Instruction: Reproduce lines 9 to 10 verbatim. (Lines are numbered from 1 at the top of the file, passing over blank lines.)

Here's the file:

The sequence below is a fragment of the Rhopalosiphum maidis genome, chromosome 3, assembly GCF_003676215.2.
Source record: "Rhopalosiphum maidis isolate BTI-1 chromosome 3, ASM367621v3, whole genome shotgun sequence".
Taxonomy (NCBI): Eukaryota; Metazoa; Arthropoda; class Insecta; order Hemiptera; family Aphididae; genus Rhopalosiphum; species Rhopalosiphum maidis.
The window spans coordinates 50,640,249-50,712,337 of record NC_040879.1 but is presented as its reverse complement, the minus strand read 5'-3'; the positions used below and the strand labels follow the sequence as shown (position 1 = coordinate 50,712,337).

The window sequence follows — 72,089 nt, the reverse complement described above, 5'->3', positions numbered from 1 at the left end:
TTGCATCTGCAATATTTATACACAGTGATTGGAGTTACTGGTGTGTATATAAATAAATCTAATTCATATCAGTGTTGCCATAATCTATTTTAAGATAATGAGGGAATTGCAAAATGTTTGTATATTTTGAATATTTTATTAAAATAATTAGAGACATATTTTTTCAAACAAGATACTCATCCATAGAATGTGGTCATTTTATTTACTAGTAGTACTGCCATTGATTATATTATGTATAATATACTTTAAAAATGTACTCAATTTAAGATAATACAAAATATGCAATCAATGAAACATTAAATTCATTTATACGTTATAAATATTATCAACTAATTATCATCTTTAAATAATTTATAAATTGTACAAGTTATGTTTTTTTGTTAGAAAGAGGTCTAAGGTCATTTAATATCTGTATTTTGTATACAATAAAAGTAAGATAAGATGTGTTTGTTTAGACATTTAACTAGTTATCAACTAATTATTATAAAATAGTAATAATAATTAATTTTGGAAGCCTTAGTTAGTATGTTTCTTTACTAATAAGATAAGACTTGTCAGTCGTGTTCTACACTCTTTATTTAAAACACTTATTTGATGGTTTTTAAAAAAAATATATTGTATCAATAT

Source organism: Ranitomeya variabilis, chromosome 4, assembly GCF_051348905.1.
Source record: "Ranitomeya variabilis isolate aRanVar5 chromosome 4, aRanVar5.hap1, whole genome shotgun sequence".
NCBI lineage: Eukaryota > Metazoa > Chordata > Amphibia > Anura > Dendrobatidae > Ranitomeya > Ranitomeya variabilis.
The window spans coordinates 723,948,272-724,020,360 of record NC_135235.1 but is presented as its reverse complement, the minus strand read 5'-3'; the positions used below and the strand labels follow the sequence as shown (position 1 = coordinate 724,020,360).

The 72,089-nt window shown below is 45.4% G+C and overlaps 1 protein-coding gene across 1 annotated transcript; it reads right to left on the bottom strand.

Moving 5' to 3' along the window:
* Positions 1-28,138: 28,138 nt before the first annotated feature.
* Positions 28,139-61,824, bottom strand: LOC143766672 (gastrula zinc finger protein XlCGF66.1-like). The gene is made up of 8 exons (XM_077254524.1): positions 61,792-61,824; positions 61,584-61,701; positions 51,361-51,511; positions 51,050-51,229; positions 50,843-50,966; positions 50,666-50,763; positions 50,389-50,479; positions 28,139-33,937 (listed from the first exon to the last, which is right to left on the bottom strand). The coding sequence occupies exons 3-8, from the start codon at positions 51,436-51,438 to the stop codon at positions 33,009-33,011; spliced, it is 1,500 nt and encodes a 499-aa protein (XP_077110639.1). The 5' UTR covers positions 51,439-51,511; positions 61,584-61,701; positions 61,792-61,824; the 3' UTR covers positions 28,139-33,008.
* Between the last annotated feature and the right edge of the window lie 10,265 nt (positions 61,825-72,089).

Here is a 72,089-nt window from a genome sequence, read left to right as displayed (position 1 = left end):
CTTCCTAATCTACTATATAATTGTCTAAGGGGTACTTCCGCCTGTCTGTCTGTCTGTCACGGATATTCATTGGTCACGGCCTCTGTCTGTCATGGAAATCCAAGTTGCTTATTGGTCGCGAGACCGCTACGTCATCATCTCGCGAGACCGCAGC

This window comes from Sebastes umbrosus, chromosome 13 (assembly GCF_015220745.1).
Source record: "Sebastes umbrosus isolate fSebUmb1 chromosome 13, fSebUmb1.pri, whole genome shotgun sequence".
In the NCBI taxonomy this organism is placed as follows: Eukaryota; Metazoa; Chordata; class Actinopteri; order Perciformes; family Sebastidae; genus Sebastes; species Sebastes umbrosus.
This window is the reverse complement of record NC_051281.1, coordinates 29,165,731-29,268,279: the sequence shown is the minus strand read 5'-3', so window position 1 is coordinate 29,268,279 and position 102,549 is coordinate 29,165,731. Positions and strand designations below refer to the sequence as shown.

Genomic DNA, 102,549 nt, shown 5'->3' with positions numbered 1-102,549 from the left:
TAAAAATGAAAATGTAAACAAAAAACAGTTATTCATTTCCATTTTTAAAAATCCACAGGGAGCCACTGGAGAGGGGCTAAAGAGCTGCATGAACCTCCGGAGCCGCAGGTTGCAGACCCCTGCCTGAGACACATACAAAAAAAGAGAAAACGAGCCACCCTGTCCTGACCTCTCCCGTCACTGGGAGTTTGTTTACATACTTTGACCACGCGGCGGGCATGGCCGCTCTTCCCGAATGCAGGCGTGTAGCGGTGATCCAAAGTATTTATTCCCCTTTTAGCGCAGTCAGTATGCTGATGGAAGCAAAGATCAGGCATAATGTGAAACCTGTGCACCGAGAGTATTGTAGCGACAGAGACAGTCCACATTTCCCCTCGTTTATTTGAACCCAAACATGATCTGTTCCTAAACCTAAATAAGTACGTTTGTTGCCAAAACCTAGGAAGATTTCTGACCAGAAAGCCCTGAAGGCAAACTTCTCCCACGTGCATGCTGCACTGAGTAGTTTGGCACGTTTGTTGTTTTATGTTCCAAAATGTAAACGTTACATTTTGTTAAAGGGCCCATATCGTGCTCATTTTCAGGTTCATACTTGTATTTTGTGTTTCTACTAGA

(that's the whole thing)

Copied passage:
NCBI lineage: Eukaryota > Metazoa > Chordata > Amphibia > Anura > Dendrobatidae > Ranitomeya > Ranitomeya variabilis.
The window spans coordinates 723,948,272-724,020,360 of record NC_135235.1 but is presented as its reverse complement, the minus strand read 5'-3'; the positions used below and the strand labels follow the sequence as shown (position 1 = coordinate 724,020,360).